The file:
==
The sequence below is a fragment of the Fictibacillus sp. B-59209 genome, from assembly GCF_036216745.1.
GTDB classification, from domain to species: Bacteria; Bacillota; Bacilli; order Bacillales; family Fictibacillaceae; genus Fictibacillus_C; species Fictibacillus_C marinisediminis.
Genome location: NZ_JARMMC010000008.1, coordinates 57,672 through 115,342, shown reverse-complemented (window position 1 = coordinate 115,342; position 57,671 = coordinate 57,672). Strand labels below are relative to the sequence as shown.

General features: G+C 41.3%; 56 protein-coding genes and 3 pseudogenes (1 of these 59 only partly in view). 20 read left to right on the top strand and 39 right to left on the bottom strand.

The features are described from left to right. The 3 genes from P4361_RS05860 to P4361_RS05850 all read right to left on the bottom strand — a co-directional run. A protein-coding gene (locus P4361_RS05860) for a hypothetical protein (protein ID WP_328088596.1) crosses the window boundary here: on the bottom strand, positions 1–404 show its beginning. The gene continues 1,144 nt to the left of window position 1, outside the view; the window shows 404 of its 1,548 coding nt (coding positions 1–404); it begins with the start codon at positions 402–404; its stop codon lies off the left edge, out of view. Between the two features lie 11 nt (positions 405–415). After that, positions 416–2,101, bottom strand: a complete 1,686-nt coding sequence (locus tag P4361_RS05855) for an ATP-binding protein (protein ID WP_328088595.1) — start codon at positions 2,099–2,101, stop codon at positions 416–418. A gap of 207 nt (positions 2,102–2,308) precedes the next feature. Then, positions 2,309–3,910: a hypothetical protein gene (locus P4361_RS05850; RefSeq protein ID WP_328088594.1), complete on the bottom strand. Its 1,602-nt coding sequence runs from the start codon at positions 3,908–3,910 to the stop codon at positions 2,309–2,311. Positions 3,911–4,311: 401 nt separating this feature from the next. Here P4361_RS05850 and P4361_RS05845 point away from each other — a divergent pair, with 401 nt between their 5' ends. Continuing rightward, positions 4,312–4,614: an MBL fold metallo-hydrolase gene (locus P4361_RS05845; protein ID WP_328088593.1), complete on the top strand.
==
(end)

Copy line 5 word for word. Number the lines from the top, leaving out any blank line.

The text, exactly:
The features are described from left to right. The 3 genes from P4361_RS05860 to P4361_RS05850 all read right to left on the bottom strand — a co-directional run. A protein-coding gene (locus P4361_RS05860) for a hypothetical protein (protein ID WP_328088596.1) crosses the window boundary here: on the bottom strand, positions 1–404 show its beginning. The gene continues 1,144 nt to the left of window position 1, outside the view; the window shows 404 of its 1,548 coding nt (coding positions 1–404); it begins with the start codon at positions 402–404; its stop codon lies off the left edge, out of view. Between the two features lie 11 nt (positions 405–415). After that, positions 416–2,101, bottom strand: a complete 1,686-nt coding sequence (locus tag P4361_RS05855) for an ATP-binding protein (protein ID WP_328088595.1) — start codon at positions 2,099–2,101, stop codon at positions 416–418. A gap of 207 nt (positions 2,102–2,308) precedes the next feature. Then, positions 2,309–3,910: a hypothetical protein gene (locus P4361_RS05850; RefSeq protein ID WP_328088594.1), complete on the bottom strand. Its 1,602-nt coding sequence runs from the start codon at positions 3,908–3,910 to the stop codon at positions 2,309–2,311. Positions 3,911–4,311: 401 nt separating this feature from the next. Here P4361_RS05850 and P4361_RS05845 point away from each other — a divergent pair, with 401 nt between their 5' ends. Continuing rightward, positions 4,312–4,614: an MBL fold metallo-hydrolase gene (locus P4361_RS05845; protein ID WP_328088593.1), complete on the top strand.